The impact of microemboli during cardiopulmonary bypass on neuropsychological functioning.

Abstract

BACKGROUND AND PURPOSE Microemboli have been implicated in the etiology of neuropsychological deficits after cardiopulmonary bypass. This study examined the incidence of high-intensity transcranial signals (microemboli) and their relation to changes in neuropsychological performance after surgery. METHODS Transcranial Doppler ultrasonography was used to measure middle cerebral artery blood flow velocity and detect microemboli. The number of high-intensity transcranial signals was determined and related to a neurological examination and absolute changes in neuropsychological performance as well as the number of patients considered to exhibit a neuropsychological deficit. Data were available on 100 consenting patients undergoing routine cardiopulmonary bypass. Fifty of the patients were randomly assigned to a procedure that included a 40-microns arterial line filter, and 50 had the procedure without any arterial line filter. RESULTS Significantly more patients were found to have neuropsychological deficits in the group without the arterial line filter at both 8 days (P < .05) and 8 weeks (P < .03) after surgery. In addition, more "soft" neurological signs were found in the nonfiltered group 24 hours after surgery (P < .05). More high-intensity transcranial signals were found in the nonfiltered group, and the number of high-intensity transcranial signals was found to be related to the likelihood of a patient having a neuropsychological deficit at 8 weeks. CONCLUSIONS These data suggest that neuropsychological deficits after routine cardiopulmonary bypass are related to the number of microemboli delivered during surgery. Furthermore, the numbers of microemboli may be reduced by including a 40-microns filter on the arterial line.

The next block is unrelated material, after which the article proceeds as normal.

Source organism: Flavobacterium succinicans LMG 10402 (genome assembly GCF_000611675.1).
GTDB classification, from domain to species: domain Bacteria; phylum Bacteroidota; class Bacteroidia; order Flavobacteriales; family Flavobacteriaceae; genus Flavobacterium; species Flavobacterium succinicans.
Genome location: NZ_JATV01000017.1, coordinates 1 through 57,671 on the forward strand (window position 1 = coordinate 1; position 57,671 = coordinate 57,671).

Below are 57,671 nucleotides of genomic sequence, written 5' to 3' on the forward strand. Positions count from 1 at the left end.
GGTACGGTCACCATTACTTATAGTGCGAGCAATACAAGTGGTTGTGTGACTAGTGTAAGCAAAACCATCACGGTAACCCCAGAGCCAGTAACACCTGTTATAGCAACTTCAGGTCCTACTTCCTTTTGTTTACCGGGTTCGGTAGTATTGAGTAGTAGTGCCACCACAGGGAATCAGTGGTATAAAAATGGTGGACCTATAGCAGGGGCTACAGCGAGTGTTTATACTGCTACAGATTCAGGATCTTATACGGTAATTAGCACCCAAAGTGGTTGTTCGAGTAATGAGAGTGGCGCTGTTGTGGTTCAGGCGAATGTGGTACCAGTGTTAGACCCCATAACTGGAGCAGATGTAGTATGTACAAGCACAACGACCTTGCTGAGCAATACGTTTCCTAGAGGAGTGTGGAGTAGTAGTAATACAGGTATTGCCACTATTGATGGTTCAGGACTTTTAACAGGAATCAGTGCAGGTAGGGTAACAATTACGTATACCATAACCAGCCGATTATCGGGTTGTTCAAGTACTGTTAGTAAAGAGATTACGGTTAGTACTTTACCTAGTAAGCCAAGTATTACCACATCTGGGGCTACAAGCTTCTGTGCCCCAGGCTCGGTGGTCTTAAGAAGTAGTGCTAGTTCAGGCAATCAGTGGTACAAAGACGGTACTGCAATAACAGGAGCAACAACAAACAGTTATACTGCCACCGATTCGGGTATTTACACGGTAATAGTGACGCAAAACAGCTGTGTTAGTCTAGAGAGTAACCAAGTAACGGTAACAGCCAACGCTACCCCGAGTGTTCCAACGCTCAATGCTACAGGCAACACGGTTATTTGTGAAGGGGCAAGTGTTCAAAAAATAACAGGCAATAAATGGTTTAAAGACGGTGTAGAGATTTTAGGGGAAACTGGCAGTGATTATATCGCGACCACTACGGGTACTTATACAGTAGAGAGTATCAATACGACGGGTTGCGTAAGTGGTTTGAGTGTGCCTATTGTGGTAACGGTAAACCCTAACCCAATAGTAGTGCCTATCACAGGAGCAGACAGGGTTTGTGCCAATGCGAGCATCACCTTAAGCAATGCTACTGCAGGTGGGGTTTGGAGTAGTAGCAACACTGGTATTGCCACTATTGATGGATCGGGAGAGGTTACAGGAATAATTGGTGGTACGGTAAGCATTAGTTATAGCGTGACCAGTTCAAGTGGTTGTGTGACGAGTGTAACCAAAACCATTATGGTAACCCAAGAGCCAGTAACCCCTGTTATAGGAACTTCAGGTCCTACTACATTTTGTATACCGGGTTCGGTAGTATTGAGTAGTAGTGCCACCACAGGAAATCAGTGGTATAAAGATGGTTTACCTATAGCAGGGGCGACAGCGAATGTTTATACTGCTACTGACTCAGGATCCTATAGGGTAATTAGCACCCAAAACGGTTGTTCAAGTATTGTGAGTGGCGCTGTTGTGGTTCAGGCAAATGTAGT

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@article{Pugsley1994TheIO, title={The impact of microemboli during cardiopulmonary bypass on neuropsychological functioning.}, author={W Pugsley and L Klinger and C Paschalis and T Treasure and M Harrison and S Newman}, journal={Stroke}, year={1994}, volume={25 7}, pages={1393-9} }